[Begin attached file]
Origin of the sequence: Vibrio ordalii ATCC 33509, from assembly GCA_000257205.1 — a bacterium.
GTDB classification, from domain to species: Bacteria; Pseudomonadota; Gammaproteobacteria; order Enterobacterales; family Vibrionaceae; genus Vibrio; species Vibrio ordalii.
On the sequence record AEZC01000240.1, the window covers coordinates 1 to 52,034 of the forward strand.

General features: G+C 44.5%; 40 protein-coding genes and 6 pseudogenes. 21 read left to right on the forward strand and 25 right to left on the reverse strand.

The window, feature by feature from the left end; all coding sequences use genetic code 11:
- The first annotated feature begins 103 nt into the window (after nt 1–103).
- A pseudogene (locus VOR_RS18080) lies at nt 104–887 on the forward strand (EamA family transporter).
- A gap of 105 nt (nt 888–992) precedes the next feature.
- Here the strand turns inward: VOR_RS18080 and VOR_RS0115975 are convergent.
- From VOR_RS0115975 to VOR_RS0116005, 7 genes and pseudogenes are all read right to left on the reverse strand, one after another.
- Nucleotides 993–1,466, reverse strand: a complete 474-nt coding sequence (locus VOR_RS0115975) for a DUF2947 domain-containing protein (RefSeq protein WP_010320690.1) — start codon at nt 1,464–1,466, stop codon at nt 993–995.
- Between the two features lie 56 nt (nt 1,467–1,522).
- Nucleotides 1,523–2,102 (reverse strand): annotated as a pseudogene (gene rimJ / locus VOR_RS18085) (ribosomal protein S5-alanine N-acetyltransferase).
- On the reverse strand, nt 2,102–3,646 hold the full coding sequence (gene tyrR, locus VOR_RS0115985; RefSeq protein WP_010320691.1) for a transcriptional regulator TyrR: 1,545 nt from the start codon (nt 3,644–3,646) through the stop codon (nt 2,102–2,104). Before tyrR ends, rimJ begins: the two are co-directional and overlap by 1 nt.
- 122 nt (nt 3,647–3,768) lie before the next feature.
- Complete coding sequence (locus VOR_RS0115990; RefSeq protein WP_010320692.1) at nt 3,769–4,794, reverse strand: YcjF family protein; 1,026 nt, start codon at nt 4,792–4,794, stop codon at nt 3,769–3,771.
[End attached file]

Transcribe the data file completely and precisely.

Origin of the sequence: Vibrio ordalii ATCC 33509, from assembly GCA_000257205.1 — a bacterium.
GTDB classification, from domain to species: Bacteria; Pseudomonadota; Gammaproteobacteria; order Enterobacterales; family Vibrionaceae; genus Vibrio; species Vibrio ordalii.
On the sequence record AEZC01000240.1, the window covers coordinates 1 to 52,034 of the forward strand.

General features: G+C 44.5%; 40 protein-coding genes and 6 pseudogenes. 21 read left to right on the forward strand and 25 right to left on the reverse strand.

The window, feature by feature from the left end; all coding sequences use genetic code 11:
- The first annotated feature begins 103 nt into the window (after nt 1–103).
- A pseudogene (locus VOR_RS18080) lies at nt 104–887 on the forward strand (EamA family transporter).
- A gap of 105 nt (nt 888–992) precedes the next feature.
- Here the strand turns inward: VOR_RS18080 and VOR_RS0115975 are convergent.
- From VOR_RS0115975 to VOR_RS0116005, 7 genes and pseudogenes are all read right to left on the reverse strand, one after another.
- Nucleotides 993–1,466, reverse strand: a complete 474-nt coding sequence (locus VOR_RS0115975) for a DUF2947 domain-containing protein (RefSeq protein WP_010320690.1) — start codon at nt 1,464–1,466, stop codon at nt 993–995.
- Between the two features lie 56 nt (nt 1,467–1,522).
- Nucleotides 1,523–2,102 (reverse strand): annotated as a pseudogene (gene rimJ / locus VOR_RS18085) (ribosomal protein S5-alanine N-acetyltransferase).
- On the reverse strand, nt 2,102–3,646 hold the full coding sequence (gene tyrR, locus VOR_RS0115985; RefSeq protein WP_010320691.1) for a transcriptional regulator TyrR: 1,545 nt from the start codon (nt 3,644–3,646) through the stop codon (nt 2,102–2,104). Before tyrR ends, rimJ begins: the two are co-directional and overlap by 1 nt.
- 122 nt (nt 3,647–3,768) lie before the next feature.
- Complete coding sequence (locus VOR_RS0115990; RefSeq protein WP_010320692.1) at nt 3,769–4,794, reverse strand: YcjF family protein; 1,026 nt, start codon at nt 4,792–4,794, stop codon at nt 3,769–3,771.